How Suning has developed unmanned logistics to weather coronavirus crisis
Chinese retail giant Suning’s unmanned logistics and contactless delivery services have come to the forefront during the coronavirus outbreak.
The self-isolation of Chinese consumers has resulted in a necessary impetus to develop the services, which the firm believes may accelerate after the epidemic.
According to data released by the firm, the order volume of its convenience stores has increased by 419.6 per cent year-on-year, with food market orders purchased online and picked up in stores surging by more than 655 per cent during the period.
During the epidemic, Suning Logistics launched a “contactless distribution service” with 5G unmanned vehicles. In collaboration with the firm’s convenience stores, unmanned delivery within a 3km radius is guaranteed, reducing the risk of infection between consumer and courier.
The firm’s unmanned systems currently extend from warehouse robots through to driverless trucks and unmanned delivery trolleys or drones at the last mile. The robotic warehouses are managed by a “compass” system whereby – during a 20-minute process – unmanned forklifts use visual navigation technology to load goods for AGV robots, which use intelligent path planning to transport them to a mechanical arm via autonomous navigation and obstacle-avoidance technologies. The robot arm places goods on a conveyor belt through an automatic destacker system, and after machine packaging and labelling, they are sorted for taking out of the warehouse.
The product picking efficiency can reach 600 pieces per hour, with the cost of single product picking reduced by 52 per cent.
Suning’s driverless ground trucks can accurately identify obstacles up to 300m away in high-speed scenarios, and can make emergency stops or bypass obstacles with a response speed of 25 milliseconds. Its fastest speed of automatic safe driving can reach 80km/h. Suning has been developing drone logistics since its first delivery by drone in Anhui province in 2017; the firm has since established three drone delivery routes in the region where it is now part of normal operations.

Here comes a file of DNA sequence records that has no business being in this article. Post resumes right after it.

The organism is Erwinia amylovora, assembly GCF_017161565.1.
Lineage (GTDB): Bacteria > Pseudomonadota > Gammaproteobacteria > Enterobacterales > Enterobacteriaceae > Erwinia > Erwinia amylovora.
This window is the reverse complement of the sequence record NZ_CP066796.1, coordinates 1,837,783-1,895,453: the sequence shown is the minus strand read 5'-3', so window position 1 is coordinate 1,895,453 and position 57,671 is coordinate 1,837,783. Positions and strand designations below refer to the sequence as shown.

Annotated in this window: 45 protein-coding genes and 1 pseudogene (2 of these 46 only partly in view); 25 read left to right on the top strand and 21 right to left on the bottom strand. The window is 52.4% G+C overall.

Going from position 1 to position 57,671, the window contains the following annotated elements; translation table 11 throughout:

Additionally, Suning’s new unmanned delivery robot BIU can independently plan routes upon receiving a cargo box with delivery instructions, avoiding obstacles, delivering goods to customers and returning to charge.
According to the Suning Retail Technology Research Institute, it is difficult for the logistics industry to fully launch “unmanned” services in the short term, but the demand for this form of distribution has increased significantly, while consumer acceptance of this type of service has greatly increased. At the same time, as the scope of 5G applications continues to expand, data can be intelligently and prospectively implanted in the mass terminals of logistics operations, enabling them to understand and act independently.
A statement released by the firm concludes that the coronavirus crisis may be the inflection point that brings about an explosion of unmanned technology.